Attention deficit hyperactivity disorder (ADHD) is a neurodevelopmental disorder found in children and adults diagnosed with symptoms such as inattention, hyperactivity, and impulsivity.
Every child is inattentive, hyperactive, or impulsive once in a while. However, to be diagnosed with ADHD, a child must have at least six symptoms that persist over time and impact their ability to adapt to certain demands at school, at home, and on the playground.
Children with ADHD also have the tendency to act overly emotional and impulsive, which can make building relationships with others a bit more difficult.
Below, we asked our experts at Washington Center for Women's and Children's Wellness to share 5 signs that may indicate your child is suffering from ADHD.
Children suffering from ADHD have either too little dopamine or too few dopamine receptors. Dopamine is a neurotransmitter responsible for emotional regulation and feeling rewarded.
When dopamine levels are low or receptors aren’t working properly, you’re less motivated to focus, as there’s a smaller promise of a reward in your brain. Stimulants can usually fix this issue in children suffering from inattention.
Children with ADHD often misplace objects (e.g., notebooks, pens, and books) and have a hard time estimating how long a task will take. They often wait until the last moment to do their homework or study for a test and have a hard time following a schedule.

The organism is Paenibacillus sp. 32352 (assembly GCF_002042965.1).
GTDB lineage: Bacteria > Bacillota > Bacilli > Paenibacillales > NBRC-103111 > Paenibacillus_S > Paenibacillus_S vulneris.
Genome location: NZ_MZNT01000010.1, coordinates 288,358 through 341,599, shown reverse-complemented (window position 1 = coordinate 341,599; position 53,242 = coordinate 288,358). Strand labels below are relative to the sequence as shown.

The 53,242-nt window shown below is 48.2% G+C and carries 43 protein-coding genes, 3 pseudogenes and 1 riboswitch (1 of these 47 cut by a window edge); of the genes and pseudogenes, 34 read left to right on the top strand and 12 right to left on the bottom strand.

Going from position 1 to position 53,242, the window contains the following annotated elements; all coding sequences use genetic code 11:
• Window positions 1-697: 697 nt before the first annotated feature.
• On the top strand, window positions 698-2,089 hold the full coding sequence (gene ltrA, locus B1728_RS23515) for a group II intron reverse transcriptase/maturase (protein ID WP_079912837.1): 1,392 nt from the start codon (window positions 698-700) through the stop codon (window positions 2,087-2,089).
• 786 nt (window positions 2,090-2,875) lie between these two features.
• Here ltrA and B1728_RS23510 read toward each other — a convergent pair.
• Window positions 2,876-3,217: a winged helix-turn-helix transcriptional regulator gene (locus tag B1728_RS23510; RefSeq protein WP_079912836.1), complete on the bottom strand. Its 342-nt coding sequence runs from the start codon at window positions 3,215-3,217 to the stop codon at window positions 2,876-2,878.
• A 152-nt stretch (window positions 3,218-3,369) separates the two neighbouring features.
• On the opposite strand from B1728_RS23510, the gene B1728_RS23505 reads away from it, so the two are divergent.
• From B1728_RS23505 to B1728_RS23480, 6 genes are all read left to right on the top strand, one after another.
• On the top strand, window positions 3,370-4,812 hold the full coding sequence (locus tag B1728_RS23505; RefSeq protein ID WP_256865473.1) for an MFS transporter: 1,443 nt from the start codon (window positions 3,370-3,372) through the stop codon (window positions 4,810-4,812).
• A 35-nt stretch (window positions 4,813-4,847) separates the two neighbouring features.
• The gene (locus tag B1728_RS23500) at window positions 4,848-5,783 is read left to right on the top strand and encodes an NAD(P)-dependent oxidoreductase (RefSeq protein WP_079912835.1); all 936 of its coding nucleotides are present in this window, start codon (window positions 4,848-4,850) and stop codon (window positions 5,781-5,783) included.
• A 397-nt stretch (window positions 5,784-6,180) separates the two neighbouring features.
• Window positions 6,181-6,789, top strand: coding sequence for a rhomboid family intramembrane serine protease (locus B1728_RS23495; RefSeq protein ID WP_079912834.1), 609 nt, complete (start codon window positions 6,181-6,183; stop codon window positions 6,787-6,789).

Emotional dysregulation is a term that describes overblown reactions to seemingly small events.
For example, a child with ADHD may have a low tolerance for stressful situations and may get frustrated easily when having to wait. They may have difficulty calming down after getting upset, or they may have emotional outbursts.
Some research indicates that the areas in the brain responsible for emotional processing (amygdala and hippocampus) are smaller in the brains of ADHD patients.
Because of their hyperactive and inattentive manner, children with ADHD are more likely to talk than their peers and have difficulty focusing on what others are saying, often speaking over them.
Children with ADHD that are hyperactive can’t sit still for long periods. They may fidget, squirm, and get frustrated when they have to sit silent and focus, either at school or in other settings.
Depending on the severity of their symptoms, your child may be recommended behavioral therapy to learn how to cope with ADHD and medications to reduce the severity of their symptoms.
Medications can improve focus, but this doesn’t mean that your child will focus on homework or studying. Behavioral therapy teaches kids how to regulate themselves and become better at not only sustaining attention and becoming more organized, but also redirecting their attention towards things that matter.
If you suspect your child has ADHD, contact us to schedule an appointment.